12. dan

    dan Well-Known Member

    Joined:
    Jun 15, 2004
    Messages:
    1,464
    Ratings:
    +97
    I think you wrong, but it's not because of faulty math, it's because you're trying to add up numbers that don't mean anything. Ask anyone who is a serious student of Hebrew if they think it is possible to nail down all the dates in the Bible and they will tell you you're crazy. I have stacks of books just on how to reconcile all the dates from the reigns of the kings in Chronicles, and that's stuff we can prove actually happened!
     
  13. kai

    kai ragamuffin

    Joined:
    May 23, 2006
    Messages:
    16,609
    Ratings:
    +1,147
    have you any ideas on when it was dan? how about conventional dating
     
  14. dan

    dan Well-Known Member

    Joined:
    Jun 15, 2004
    Messages:
    1,464
    Ratings:
    +97
    I believe it was a lot longer ago than we think, but I've never sat down to try to figure it out once and for all. I think it would be futile.
     
  15. Smoke

    Smoke Done here.

    Joined:
    Aug 30, 2005
    Messages:
    19,892
    Ratings:
    +3,252
    So, the ancient Hebrews didn't have any particular concept of what a year was, and had no means of quantifying things? How very convenient. :rolleyes:
     
  16. dan

    dan Well-Known Member

    Joined:
    Jun 15, 2004
    Messages:
    1,464
    Ratings:
    +97
    If you'll go back and take a look you will find that I never said this. These are words that you are putting in my mouth because you don't understand what is being discussed.

    The Ancient Hebrews understood their language a lot better than we do. The only reason we understand it at all is because we can compare the diferent occurances of the words and phrases within similar contexts in other parts of the scriptures. We have made what we beleive to be very accurate guesses as to what they actually meant, but we have no way of verifying this. Example: A scripture in Samuel, if translated strictly from the original Hebrew says the following: "And Saul was one year old, and Saul reigned two years." It almost every other translation we read "And Saul reigned one year, and after Saul had reigned two years..." You know why they're different? Because we have no idea what they meant, so we guess.

    The reason we know what the Bible says at all is because we guess and then look to see if our guess makes sense in other places it is used. One word can be translated to mean fifty different things in our Bible. It's not them that are lacking in understanding, it is us.

    For all we know they had everything recorded down to the day, but what we have is the best we can figure out with the information that was left us, and it's not good enough to make a decision.

    Don't question my conclusions when the best you can do is type "Hebrew Bible" into a search engine and find something that suites your own purposes.
     
  17. ProfLogic

    ProfLogic Well-Known Member

    Joined:
    May 18, 2006
    Messages:
    1,129
    Ratings:
    +38
    Sounds accurate since there are men that lived for 900 some odd years which is so unbelievable. It shows their concept of a year is exagerrated.
     
  18. Jayhawker Soule

    Jayhawker Soule <yawn> ignore </yawn>
    Premium Member

    Joined:
    May 15, 2004
    Messages:
    42,681
    Ratings:
    +17,437
    Religion:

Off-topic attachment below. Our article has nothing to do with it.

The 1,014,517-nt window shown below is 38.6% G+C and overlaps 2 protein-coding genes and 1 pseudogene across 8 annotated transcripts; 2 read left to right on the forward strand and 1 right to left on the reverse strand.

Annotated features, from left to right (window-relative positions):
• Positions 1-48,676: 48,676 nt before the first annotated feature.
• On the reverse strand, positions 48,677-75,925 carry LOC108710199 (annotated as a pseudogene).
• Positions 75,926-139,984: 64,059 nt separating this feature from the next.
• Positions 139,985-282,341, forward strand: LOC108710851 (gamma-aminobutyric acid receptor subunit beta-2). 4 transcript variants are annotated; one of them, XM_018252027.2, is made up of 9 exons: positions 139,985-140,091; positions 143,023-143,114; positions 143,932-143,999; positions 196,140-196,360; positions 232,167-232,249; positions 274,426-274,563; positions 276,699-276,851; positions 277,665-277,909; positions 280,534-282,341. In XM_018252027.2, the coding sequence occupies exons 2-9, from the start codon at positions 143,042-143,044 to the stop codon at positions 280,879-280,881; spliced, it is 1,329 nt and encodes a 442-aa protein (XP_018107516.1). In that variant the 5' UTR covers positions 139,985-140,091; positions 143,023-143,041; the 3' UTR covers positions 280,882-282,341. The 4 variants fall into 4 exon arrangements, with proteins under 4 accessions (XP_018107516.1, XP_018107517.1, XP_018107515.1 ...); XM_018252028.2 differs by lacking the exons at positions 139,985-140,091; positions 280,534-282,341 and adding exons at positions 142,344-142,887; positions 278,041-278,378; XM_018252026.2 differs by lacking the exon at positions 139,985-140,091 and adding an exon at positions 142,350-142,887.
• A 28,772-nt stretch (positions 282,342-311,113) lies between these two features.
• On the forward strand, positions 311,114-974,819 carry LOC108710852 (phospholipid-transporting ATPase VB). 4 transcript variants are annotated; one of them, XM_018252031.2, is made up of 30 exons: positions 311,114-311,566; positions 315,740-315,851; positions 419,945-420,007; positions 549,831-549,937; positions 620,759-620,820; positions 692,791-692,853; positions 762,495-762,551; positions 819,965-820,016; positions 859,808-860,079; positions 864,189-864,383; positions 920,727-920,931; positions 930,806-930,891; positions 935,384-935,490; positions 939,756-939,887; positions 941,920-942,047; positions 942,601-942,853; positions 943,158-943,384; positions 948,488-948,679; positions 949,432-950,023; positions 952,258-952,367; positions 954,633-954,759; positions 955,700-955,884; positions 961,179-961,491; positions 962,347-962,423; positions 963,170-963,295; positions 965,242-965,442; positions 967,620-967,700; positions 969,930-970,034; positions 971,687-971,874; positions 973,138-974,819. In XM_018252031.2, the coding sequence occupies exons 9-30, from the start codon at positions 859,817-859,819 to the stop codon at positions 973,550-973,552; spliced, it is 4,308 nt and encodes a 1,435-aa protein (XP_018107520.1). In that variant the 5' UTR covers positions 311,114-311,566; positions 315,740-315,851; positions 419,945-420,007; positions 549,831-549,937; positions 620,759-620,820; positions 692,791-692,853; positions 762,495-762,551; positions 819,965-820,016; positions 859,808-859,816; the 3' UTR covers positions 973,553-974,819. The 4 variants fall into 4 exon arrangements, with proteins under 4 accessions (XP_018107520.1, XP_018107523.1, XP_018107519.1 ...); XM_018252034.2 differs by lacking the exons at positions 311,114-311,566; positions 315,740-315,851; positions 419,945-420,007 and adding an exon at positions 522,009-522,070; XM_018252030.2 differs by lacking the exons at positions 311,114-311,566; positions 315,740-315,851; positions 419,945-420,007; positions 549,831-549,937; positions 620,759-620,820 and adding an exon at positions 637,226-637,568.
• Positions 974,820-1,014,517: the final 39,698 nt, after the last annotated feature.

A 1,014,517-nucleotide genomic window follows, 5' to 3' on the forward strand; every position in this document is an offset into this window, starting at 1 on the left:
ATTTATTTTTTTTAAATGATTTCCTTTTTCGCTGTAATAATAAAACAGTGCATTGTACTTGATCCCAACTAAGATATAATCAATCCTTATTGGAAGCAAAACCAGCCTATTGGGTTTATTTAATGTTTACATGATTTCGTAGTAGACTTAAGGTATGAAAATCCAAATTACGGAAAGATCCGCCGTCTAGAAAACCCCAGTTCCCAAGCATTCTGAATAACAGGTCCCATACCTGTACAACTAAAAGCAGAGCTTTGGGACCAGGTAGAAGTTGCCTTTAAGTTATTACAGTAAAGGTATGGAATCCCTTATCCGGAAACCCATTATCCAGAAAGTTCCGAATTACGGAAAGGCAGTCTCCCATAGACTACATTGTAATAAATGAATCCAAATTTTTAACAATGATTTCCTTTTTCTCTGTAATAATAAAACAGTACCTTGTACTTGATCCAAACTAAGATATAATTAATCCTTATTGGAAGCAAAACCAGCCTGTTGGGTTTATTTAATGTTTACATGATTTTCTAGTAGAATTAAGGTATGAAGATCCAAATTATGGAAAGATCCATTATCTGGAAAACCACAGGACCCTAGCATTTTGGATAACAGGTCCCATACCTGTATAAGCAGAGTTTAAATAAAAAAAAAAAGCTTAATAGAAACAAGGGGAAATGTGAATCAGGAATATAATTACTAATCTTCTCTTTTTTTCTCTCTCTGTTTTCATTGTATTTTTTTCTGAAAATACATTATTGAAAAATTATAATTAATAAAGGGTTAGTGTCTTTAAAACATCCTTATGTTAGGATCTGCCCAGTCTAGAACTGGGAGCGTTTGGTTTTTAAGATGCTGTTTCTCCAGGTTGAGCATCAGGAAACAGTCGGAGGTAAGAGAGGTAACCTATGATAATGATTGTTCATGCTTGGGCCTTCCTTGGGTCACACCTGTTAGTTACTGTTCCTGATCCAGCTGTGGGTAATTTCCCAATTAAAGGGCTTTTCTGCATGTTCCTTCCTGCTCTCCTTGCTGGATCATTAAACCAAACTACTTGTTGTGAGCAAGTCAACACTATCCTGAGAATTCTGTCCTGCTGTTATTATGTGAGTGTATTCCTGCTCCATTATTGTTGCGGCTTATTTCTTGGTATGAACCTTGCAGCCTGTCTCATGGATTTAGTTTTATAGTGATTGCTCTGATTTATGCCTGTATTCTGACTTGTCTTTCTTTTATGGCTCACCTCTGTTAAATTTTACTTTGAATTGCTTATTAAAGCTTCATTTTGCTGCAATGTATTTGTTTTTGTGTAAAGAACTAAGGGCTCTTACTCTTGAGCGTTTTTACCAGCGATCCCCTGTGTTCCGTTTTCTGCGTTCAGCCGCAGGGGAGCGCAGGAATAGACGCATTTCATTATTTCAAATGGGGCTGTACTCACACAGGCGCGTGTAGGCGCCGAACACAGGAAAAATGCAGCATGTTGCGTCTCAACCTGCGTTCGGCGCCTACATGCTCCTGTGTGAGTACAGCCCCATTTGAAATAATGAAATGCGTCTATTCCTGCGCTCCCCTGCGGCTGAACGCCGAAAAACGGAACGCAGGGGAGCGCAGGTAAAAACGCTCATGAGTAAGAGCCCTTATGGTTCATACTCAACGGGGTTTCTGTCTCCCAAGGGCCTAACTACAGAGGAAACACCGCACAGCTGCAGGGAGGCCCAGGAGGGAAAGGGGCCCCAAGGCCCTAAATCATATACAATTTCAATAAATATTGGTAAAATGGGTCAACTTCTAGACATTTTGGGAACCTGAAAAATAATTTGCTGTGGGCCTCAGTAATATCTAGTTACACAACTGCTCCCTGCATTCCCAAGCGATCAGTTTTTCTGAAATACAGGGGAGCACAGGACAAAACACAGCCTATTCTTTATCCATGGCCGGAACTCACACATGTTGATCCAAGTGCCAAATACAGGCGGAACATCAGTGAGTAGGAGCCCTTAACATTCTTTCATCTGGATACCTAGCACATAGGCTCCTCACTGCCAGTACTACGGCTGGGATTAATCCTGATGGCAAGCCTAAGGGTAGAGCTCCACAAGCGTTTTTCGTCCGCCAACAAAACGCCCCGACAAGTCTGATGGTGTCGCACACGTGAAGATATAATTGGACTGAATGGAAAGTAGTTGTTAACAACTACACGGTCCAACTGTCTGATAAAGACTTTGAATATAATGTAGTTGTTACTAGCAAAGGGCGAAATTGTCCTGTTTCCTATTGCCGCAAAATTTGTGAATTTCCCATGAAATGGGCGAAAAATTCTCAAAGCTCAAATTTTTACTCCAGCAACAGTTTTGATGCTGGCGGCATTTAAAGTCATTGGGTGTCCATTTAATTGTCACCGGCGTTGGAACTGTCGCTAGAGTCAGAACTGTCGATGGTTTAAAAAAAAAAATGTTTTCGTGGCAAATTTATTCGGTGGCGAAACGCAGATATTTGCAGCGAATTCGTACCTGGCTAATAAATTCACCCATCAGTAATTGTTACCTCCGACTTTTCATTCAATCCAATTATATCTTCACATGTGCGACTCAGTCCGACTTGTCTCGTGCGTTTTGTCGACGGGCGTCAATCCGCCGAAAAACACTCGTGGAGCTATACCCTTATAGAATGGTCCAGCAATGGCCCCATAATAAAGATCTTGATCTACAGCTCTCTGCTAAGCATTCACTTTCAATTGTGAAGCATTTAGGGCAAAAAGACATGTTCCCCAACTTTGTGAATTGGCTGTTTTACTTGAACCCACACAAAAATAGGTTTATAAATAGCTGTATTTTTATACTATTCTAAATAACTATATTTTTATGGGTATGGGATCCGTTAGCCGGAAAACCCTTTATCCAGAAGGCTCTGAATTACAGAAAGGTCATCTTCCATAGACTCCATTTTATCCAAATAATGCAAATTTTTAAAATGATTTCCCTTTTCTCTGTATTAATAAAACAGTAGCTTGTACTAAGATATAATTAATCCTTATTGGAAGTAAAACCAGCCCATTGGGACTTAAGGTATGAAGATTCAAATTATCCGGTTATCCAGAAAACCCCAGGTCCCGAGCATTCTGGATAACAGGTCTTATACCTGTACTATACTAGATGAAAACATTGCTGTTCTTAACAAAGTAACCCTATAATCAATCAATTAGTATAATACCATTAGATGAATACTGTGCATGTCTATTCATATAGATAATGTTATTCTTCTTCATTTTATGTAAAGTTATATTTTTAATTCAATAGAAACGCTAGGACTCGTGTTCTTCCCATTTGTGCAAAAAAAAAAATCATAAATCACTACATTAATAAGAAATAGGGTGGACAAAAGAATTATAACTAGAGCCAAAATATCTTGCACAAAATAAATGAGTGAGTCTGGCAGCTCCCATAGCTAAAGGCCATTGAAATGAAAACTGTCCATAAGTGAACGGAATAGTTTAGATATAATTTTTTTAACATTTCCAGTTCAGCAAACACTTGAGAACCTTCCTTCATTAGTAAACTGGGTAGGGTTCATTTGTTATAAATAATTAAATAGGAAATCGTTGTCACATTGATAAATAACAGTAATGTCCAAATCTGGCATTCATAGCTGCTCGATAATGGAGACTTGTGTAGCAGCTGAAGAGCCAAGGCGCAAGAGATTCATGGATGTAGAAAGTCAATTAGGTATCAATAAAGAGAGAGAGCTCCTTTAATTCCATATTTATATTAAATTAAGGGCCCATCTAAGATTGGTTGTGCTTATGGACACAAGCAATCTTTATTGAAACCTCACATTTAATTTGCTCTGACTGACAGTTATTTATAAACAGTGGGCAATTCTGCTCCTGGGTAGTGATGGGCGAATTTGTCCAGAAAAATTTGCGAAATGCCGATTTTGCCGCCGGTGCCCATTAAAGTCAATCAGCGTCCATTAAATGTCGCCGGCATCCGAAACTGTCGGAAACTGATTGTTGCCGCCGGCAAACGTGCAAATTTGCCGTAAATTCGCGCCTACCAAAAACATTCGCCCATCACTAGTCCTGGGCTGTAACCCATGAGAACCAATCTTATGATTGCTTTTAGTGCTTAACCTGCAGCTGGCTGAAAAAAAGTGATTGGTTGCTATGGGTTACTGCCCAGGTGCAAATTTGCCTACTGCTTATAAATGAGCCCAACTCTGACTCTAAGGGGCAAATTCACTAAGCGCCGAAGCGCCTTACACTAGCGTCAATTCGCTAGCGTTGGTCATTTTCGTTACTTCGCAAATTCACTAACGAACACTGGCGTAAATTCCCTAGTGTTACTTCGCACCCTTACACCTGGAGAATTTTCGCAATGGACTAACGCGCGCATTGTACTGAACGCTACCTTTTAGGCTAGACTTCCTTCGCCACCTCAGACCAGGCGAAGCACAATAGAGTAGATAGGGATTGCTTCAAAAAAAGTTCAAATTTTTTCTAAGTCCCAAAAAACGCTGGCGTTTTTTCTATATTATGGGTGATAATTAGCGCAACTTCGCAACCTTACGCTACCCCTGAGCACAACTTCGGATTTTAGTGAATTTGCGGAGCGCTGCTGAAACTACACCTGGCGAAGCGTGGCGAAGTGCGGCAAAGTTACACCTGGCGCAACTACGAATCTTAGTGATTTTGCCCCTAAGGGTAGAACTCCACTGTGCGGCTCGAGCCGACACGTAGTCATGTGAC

Judaism
    Then you are "pursuing" those who stand head and shoulders above you and clearly disagree with you. Perhaps you'll catch them, even surpass them, but please don't pretend that you are there as yet.
    No. I would like to understand why you chose to be nonresponsive. Please consider addressing the bible.org assertion and argument. Later, you can tell us just how far you've adanced in your pursuits, and why we should therefore accept you as an authority against those responsible for the well received translations mentioned above.
     
    • Like Like x 1
  19. kai

    kai ragamuffin

    Joined:
    May 23, 2006
    Messages:
    16,609
    Ratings:
    +1,147
    i dont think this has anything to do with their concept of a year, more to do with associating age with holiness, wisdom,being touched by god sort of thing .
    Exagerated yes.
     
  20. dan

    dan Well-Known Member

    Joined:
    Jun 15, 2004
    Messages:
    1,464
    Ratings:
    +97
    Oh, I feel so inferior. I guess credentials make a person intelligent.

    So I'm supposed to respond to you when you've refused flat out to respond to any of the evidence I've shown you over the weeks and months? Very well.

    And every single one of these words has several different meanings, both literal and metaphorical. Hebrew rarely is without metaphors and allegories. "Evening" is 'erev in Hebrew, and it can be translated "evening," "night," "sunset" or "end of the day," just like boqer, the Hebrew word for "morning," can also be "break of day," "sunlight, ""beginning of day," "dawning" and "coming of light." All of these words refer to components of the "day," irrespective of the literal nature of its use.

    Just because God says he rested on His Sabbath day so we do to doesn't mean the "day" has to be equal. The Feast of Tabernacles is supposed to commemorate Moses' wanderings in the wilderness, but he wandered a lot longer than eight days. The land has a Sabbath as well, but it lasts a whole year.

    Not necessarily. This is a theory arrived at if you already conclude that the "day" in question is a 24 hour period. The other occurances agree with that, but they don't deal with God's schedule independent of man or an issue like the creation of the earth. There is no reason to assume that they are not an exception to that observation. Peter says that "one day is with the Lord is a thousand years, and a thousand years as one day." His timetable works completely independent of ours.

    The scriptures in question also don't mention an evening or a morning for the seventh day. All the other days ended, but that day apparently hasn't ended yet. I know how you don't like to read stuff into the scriptures, so you'll need to explain that.

    In Gen. 2:4 the Hebrew says the heavens and the earth were made in a day. It also mentions the "generations" of the heavens and the earth in that "day" in which they were created.

    I also am very aware that the earth has been around for more than six thousand years. If I interpret that literally then I disagree with pretty much insurmountable evidence. I'm not in the habit of doing that, and at the same time I know that the Bible is the word of God, so far as it is translated correctly.

    In addition I could care less about what other Ph.Ds teach. If I base all my conclusions on what everyone else says then I'm not gonna make a whole lot of progress, am I? You may be impressed by a man's work because he has a lot of letters behind his name, but I look at the content, not the credentials.
     
Loading...